Who Will Rebuild Gaza?

January 28, 2009 Updated: January 28, 2009

A Palestinian family sits on the rubble of their destroyed house following Israel's 22-day offensive in Gaza on January, in the northern Gaza Strip district of Jabalia.   (Olivier Laban-Mattei/AFP/Getty Images)
A Palestinian family sits on the rubble of their destroyed house following Israel's 22-day offensive in Gaza on January, in the northern Gaza Strip district of Jabalia. (Olivier Laban-Mattei/AFP/Getty Images)
TEL AVIV—As the bombings stop, the smoke dissipates, the soldiers leave, and reporters arrive in the Gaza strip, people are realizing the scope of the damage to area.

Operation Cast Lead, as the conflict was called by Israel, has left the Gaza Strip devastated, and huge amounts of money and resources will be required to rebuild it.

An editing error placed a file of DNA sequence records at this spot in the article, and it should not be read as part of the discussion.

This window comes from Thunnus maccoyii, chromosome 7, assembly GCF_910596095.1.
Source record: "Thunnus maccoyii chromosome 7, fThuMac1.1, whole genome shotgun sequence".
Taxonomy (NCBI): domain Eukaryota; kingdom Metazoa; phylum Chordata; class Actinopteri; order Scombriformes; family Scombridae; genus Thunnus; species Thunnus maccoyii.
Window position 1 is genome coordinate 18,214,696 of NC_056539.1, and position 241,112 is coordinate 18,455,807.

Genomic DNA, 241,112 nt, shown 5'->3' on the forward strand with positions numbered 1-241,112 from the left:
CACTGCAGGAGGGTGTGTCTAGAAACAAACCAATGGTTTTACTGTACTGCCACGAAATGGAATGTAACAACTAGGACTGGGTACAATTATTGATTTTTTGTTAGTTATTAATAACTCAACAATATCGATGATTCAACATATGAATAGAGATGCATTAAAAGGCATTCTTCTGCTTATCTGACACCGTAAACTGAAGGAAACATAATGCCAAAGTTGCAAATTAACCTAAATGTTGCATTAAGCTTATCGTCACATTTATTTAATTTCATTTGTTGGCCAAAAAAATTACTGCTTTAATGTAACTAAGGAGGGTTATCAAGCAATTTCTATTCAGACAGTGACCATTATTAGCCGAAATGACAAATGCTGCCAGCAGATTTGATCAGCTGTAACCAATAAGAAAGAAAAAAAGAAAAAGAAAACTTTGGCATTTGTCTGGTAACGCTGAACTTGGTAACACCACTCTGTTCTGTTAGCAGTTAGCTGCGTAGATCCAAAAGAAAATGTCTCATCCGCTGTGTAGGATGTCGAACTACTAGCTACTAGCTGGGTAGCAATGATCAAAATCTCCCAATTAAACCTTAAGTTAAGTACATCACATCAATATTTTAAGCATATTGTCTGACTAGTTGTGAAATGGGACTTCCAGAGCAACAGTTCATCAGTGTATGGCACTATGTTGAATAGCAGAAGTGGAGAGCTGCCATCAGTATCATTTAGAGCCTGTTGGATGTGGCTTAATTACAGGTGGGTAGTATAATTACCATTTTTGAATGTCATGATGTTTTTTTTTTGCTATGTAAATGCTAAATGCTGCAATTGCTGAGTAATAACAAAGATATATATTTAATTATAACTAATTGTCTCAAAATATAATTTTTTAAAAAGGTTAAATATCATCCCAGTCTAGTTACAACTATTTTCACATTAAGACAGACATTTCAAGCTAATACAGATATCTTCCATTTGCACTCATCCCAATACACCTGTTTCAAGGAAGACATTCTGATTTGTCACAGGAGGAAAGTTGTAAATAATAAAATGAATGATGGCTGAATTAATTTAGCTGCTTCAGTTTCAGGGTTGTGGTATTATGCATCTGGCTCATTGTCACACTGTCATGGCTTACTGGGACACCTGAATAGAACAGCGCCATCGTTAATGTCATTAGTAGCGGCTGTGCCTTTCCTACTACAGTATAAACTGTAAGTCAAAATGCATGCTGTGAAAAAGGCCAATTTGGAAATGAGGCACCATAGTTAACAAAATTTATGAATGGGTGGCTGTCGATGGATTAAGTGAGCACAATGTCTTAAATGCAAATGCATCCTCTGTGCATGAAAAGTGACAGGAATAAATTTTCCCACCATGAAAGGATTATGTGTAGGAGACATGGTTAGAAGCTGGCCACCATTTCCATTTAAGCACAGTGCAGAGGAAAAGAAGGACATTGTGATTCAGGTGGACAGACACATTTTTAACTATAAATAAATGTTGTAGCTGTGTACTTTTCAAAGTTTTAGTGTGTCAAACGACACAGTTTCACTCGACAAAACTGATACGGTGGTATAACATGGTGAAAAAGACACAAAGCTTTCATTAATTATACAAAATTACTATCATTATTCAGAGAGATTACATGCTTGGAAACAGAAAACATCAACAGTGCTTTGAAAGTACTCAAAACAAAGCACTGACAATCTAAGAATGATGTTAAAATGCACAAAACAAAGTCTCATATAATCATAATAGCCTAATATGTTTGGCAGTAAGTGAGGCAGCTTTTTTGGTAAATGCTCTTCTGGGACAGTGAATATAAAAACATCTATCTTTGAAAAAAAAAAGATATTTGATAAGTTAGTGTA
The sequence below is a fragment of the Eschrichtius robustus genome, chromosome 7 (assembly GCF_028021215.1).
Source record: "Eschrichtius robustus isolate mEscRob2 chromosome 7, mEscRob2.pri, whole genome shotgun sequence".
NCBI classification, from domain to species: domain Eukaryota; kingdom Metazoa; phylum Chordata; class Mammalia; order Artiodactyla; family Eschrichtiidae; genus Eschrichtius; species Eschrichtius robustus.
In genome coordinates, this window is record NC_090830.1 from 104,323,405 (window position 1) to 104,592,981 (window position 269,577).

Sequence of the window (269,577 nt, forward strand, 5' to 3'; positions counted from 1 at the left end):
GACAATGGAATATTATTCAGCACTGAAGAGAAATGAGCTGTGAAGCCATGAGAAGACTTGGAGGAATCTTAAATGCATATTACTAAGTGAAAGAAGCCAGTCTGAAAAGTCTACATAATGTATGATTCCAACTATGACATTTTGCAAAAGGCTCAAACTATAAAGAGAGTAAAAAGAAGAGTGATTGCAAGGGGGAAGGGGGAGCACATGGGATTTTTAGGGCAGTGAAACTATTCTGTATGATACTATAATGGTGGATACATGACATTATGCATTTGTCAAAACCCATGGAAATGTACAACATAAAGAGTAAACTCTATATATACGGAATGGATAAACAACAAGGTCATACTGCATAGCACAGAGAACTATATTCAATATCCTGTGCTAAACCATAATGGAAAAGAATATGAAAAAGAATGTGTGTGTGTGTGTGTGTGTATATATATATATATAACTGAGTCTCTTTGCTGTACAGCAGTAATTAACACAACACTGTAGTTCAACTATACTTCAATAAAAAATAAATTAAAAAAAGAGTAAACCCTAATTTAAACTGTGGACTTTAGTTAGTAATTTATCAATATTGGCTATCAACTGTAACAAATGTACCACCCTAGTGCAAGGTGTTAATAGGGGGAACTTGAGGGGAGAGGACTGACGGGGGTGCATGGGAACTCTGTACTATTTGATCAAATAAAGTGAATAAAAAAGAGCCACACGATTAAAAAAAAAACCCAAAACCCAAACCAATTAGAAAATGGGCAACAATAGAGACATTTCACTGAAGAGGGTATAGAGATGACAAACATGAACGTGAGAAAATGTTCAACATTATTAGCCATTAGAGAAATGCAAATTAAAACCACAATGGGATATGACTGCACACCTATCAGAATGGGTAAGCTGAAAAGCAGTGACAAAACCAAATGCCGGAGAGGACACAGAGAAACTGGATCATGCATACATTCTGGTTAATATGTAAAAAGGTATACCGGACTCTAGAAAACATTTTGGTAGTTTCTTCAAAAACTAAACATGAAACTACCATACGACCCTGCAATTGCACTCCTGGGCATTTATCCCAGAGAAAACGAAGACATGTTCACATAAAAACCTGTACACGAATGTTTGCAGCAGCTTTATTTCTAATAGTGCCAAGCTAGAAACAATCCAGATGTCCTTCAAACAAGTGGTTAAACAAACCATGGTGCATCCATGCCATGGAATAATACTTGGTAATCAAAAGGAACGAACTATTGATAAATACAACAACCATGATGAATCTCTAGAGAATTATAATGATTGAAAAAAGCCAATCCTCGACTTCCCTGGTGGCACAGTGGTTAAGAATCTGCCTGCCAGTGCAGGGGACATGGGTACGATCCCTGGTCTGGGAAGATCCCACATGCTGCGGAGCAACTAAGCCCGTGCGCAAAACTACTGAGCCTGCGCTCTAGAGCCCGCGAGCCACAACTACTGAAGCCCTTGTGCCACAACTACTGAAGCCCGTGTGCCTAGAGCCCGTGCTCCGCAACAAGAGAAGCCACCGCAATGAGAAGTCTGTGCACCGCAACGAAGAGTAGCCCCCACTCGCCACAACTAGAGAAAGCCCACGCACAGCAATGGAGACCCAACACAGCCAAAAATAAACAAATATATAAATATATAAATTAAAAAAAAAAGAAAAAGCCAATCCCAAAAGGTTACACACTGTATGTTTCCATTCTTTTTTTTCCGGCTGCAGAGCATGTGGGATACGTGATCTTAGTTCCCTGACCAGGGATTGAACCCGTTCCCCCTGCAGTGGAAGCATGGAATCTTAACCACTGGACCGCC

Now, the next battlefield in this operation is beginning to take shape as politicians on all sides decide how to and who will rebuild the war-torn Gaza Strip and thus strengthen their influence with the Gazan people.

Destruction Discovered

After the ceasefire began on January 17, Gazans went out to the streets and started to rebuild their lives. Dead bodies were removed from the rubble, and many received medical assistance for the first time since the fighting began in December.

”I started to tour Gaza to see the mass destruction and devastation," said a young journalist and blogger from the Gaza strip named Sameh Akram Habeeb in a phone interview with The Epoch Times.